ARIEL is set to launch in 2029 alongside the companion mission Comet Interceptor. The spacecraft will not do much at first – it will simply park in space away from Earth. But once a comet from the edge of the Solar System (or maybe even an interstellar one) comes near, it will be deployed to catch up with it and study this yet-to-be-discovered object. Truly a unique mission. 

ESA is contributing to the understanding of the universe, to unraveling the secrets of our universe. And Ariane 6 rocket will be necessary to launch those telescopes into orbit.

Dr Josef Aschbacher

Further into the future, but with a lot of expectations, are LISA and ATHENA. LISA is going to be the first gravitational wave observatory in space, measuring the vibrations in space-time in a way we can’t do on Earth (or even on the Moon). ATHENA, or the Advanced Telescope for High-ENergy Astrophysics, will be the successor of the current X-ray observatories, expected to be 10 times better. 2035 can’t come quickly enough, especially since NASA is slowly going to defund its X-ray observatory Chandra.

“Ariane 6 will be launching these missions,” Dr Aschbacher told IFLScience. “We are now preparing for the next one: PLATO. The big ones are certainly LISA and ATHENA, which are coming next decade. ESA is contributing to the understanding of the universe, to unraveling the secrets of our universe, and Ariane 6 rocket will be necessary to launch those telescopes into orbit.”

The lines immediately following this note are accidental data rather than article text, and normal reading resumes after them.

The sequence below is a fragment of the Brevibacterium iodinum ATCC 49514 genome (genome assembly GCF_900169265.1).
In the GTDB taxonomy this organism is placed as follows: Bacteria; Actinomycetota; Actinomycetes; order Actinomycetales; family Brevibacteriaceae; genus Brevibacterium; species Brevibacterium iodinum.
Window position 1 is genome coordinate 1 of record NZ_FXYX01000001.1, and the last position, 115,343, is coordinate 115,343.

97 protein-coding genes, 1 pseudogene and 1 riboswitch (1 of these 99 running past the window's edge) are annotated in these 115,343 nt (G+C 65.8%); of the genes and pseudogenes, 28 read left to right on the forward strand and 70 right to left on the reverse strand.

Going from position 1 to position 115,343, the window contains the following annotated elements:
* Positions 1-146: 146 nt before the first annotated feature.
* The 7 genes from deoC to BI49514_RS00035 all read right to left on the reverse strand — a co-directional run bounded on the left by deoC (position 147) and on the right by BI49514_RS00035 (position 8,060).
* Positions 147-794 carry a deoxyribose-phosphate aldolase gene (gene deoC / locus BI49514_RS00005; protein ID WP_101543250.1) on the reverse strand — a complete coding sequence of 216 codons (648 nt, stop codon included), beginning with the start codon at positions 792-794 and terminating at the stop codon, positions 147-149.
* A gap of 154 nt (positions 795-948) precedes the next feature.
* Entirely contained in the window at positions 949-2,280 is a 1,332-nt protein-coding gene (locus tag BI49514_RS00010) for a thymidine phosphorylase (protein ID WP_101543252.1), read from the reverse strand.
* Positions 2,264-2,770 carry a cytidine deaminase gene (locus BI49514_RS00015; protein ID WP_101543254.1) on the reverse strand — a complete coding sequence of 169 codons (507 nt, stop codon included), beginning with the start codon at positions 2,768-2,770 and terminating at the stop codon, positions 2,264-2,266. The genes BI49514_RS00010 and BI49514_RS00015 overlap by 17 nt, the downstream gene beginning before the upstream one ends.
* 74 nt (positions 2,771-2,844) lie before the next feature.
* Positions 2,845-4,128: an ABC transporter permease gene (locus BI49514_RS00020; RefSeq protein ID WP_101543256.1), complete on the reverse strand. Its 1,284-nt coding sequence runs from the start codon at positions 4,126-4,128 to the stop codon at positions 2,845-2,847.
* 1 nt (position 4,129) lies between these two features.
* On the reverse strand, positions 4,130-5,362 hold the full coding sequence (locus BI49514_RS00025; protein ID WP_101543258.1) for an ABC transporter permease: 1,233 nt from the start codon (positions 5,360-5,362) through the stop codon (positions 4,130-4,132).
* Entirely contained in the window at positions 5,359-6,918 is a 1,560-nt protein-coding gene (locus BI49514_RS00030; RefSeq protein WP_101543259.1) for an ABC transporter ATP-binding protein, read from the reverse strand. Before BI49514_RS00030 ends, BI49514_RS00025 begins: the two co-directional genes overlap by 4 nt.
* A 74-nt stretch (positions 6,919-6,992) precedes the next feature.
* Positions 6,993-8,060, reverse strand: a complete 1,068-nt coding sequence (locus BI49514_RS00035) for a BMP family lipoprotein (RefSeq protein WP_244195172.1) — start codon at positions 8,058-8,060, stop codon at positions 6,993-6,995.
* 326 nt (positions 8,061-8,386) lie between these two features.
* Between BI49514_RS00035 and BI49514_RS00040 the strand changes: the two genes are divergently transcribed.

A future crewed vehicle?

Depending on how it develops, Ariane 6 would also launch this cargo or maybe crew vehicle into space. We are not there yet, but this would be the hope of how Ariane 6 could further develop.

Dr Josef Aschbacher 

Ariane 6 will have more launches than its predecessor. Dr Aschbacher stressed how it will guarantee access to space on a routine basis, but his hope for this rocket is in the recently agreed cargo transportation vehicle, such as the proposed SUSIE (Smart Upper Stage for Innovative Exploration). During the Space Summit last November between the European Union and ESA, a timeline has been envisioned to have a reusable cargo vehicle at work by 2028, carrying cargo to and from the International Space Station – a vehicle that could evolve into a crewed one after demonstrating its safety and reliability.